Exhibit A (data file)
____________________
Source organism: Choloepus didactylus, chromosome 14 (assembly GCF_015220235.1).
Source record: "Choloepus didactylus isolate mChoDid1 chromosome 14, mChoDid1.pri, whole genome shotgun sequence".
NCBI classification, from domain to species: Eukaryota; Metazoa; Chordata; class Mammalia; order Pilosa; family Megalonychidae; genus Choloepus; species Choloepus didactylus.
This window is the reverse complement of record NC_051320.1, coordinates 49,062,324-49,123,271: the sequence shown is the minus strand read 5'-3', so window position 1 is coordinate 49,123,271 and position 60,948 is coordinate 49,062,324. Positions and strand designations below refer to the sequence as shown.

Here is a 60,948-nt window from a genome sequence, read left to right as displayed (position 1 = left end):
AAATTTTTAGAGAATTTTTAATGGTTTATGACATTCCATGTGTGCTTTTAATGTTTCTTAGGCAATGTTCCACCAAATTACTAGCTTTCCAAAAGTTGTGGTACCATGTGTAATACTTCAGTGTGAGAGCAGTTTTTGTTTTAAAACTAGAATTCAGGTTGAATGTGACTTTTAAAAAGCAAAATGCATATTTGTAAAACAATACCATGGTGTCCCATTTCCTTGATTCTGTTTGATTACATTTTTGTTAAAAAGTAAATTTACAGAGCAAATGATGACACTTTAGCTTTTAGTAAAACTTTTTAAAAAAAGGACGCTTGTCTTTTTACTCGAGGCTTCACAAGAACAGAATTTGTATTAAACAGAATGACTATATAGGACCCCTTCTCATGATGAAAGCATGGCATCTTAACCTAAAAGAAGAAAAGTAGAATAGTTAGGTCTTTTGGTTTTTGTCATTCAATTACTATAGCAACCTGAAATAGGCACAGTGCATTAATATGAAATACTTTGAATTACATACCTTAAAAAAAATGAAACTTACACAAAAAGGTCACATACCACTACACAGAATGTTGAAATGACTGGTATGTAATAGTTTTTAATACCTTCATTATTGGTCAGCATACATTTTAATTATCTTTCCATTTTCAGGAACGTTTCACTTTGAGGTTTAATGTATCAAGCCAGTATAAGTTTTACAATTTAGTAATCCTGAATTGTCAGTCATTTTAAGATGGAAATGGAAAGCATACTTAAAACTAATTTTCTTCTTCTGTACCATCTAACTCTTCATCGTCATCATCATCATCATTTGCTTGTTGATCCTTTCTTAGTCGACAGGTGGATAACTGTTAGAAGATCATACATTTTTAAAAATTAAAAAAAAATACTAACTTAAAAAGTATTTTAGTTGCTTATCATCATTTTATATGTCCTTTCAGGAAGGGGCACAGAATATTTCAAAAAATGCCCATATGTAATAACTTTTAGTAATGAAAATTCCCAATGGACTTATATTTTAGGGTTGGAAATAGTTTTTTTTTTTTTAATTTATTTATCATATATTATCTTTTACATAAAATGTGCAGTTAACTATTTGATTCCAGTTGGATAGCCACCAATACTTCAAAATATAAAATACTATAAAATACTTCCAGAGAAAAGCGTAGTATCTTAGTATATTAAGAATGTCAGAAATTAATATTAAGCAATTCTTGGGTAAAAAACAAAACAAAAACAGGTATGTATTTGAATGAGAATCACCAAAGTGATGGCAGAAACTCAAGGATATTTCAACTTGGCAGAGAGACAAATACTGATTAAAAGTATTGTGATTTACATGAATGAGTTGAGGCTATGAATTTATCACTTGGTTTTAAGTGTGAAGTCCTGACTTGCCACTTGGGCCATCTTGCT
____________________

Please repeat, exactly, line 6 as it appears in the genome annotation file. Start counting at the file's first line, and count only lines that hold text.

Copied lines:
AAATTTTTAGAGAATTTTTAATGGTTTATGACATTCCATGTGTGCTTTTAATGTTTCTTAGGCAATGTTCCACCAAATTACTAGCTTTCCAAAAGTTGTGGTACCATGTGTAATACTTCAGTGTGAGAGCAGTTTTTGTTTTAAAACTAGAATTCAGGTTGAATGTGACTTTTAAAAAGCAAAATGCATATTTGTAAAACAATACCATGGTGTCCCATTTCCTTGATTCTGTTTGATTACATTTTTGTTAAAAAGTAAATTTACAGAGCAAATGATGACACTTTAGCTTTTAGTAAAACTTTTTAAAAAAAGGACGCTTGTCTTTTTACTCGAGGCTTCACAAGAACAGAATTTGTATTAAACAGAATGACTATATAGGACCCCTTCTCATGATGAAAGCATGGCATCTTAACCTAAAAGAAGAAAAGTAGAATAGTTAGGTCTTTTGGTTTTTGTCATTCAATTACTATAGCAACCTGAAATAGGCACAGTGCATTAATATGAAATACTTTGAATTACATACCTTAAAAAAAATGAAACTTACACAAAAAGGTCACATACCACTACACAGAATGTTGAAATGACTGGTATGTAATAGTTTTTAATACCTTCATTATTGGTCAGCATACATTTTAATTATCTTTCCATTTTCAGGAACGTTTCACTTTGAGGTTTAATGTATCAAGCCAGTATAAGTTTTACAATTTAGTAATCCTGAATTGTCAGTCATTTTAAGATGGAAATGGAAAGCATACTTAAAACTAATTTTCTTCTTCTGTACCATCTAACTCTTCATCGTCATCATCATCATCATTTGCTTGTTGATCCTTTCTTAGTCGACAGGTGGATAACTGTTAGAAGATCATACATTTTTAAAAATTAAAAAAAAATACTAACTTAAAAAGTATTTTAGTTGCTTATCATCATTTTATATGTCCTTTCAGGAAGGGGCACAGAATATTTCAAAAAATGCCCATATGTAATAACTTTTAGTAATGAAAATTCCCAATGGACTTATATTTTAGGGTTGGAAATAGTTTTTTTTTTTTTAATTTATTTATCATATATTATCTTTTACATAAAATGTGCAGTTAACTATTTGATTCCAGTTGGATAGCCACCAATACTTCAAAATATAAAATACTATAAAATACTTCCAGAGAAAAGCGTAGTATCTTAGTATATTAAGAATGTCAGAAATTAATATTAAGCAATTCTTGGGTAAAAAACAAAACAAAAACAGGTATGTATTTGAATGAGAATCACCAAAGTGATGGCAGAAACTCAAGGATATTTCAACTTGGCAGAGAGACAAATACTGATTAAAAGTATTGTGATTTACATGAATGAGTTGAGGCTATGAATTTATCACTTGGTTTTAAGTGTGAAGTCCTGACTTGCCACTTGGGCCATCTTGCT